nutriton facts

6 Changes to the Nutrition Facts Label You Need to Know

If you haven’t heard by now, the US Food & Drug Administration (FDA) is requiring food companies to update their nutrition labels for packaged foods by January 1, 2020 (or 2021 for smaller companies). Nutrition fact labels can be found on all foods sold in stores, excluding fresh produce and meat. They contain lots of useful information that can contribute to healthy eating habits when utilized correctly. Some companies have already adopted the new label, so here are some of the changes you’ll start to see:

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1. Serving Size

Serving sizes will be found at the top of the nutrition label in a larger, bolder type. Companies will also be required to update how much is in a serving, in order to be more realistic with what most people are actually consuming.

For example, a serving of ice cream used to be considered 1/2 cup, but since most people eat more, it will now be updated to 2/3 cup.

Pre-packaged foods are also changing to reflect that most people will consume an entire package, even if only half should be consumed at a time. Therefore, many prepackaged drinks and snacks will jump from two servings to one serving.

The use of dual column labels will also be implemented in some products to show both amounts per serving AND per entire package/unit.

2. Calories

Calories will also be shown in a larger, bolder type in order to be easier to find. The amount of calories an individual needs per day varies from person to person, but the nutrition facts label uses a 2000 calorie diet for the basis of their guidelines.

3. Fats

The new label will continue to depict total, saturated, and trans fat, but calories from fat will be removed. This is because science has shown that the type of fat is more important than the amount, or calories, of fat in a food or drink.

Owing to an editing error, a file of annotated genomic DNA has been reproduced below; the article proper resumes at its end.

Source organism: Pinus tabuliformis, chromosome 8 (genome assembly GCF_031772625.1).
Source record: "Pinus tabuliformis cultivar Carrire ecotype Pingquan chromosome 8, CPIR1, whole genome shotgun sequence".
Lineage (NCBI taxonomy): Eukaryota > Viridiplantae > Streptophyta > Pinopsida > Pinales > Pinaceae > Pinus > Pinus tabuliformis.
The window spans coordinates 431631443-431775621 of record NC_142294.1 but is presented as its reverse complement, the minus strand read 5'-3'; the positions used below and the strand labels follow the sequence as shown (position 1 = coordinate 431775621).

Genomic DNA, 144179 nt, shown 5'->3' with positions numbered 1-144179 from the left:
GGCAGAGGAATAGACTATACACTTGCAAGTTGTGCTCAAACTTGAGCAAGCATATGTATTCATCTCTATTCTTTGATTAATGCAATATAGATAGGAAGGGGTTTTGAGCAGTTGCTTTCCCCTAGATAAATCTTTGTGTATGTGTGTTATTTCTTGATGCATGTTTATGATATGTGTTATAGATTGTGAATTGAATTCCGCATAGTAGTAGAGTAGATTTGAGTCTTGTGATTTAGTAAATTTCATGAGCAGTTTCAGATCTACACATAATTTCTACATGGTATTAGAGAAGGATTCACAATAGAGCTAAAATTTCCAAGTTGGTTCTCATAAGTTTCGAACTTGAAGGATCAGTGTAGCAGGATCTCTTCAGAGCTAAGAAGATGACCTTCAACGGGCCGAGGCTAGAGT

4. Updated Daily Values

Percent daily values (%DV) are used to show the different amounts of nutrients a person should consume in a day, so they are useful for understanding the information in the context of a total, daily diet. With new research, %DV amounts for certain nutrients like sodium, dietary fiber, and vitamin are being updated. This gives people a more accurate description.

5. Added Sugars

Added sugars are one of the biggest changes coming to the new nutrition facts label and will be used to show the amount of sugar that is added to a food during processing and packaging.

Added sugars include sugar itself, sugars from syrups and honey, and sugars from juices that are not 100% juice.

Many expert groups, such as the American Heart Association, the American Academy of Pediatrics, the Institute of Medicine, and the World Health Organization suggest that almost everyone would benefit from reducing the amount of added sugars consumed.

The more added sugars a person consumes in a day, the less room left for dietary fiber and other essential vitamins and minerals.

6. Different micronutrients

The new label will continue to show %DV for iron and calcium, and it is replacing vitamins A and C with vitamin D and potassium. American diets in the early ’90s typically lacked A and C, which is why they appear on the old label.

However, deficiencies are now rare in the general population, so the FDA now wants to turn its focus to vitamin D and potassium, where enough is still not being consumed.

Vitamin D is important for its role in bone health and potassium can help lower blood pressure. Another change to micronutrients is that the new label will also include actual amounts and %DV, while old labels only showed the percentage.

You can find more information on the new nutrition fact labeling here.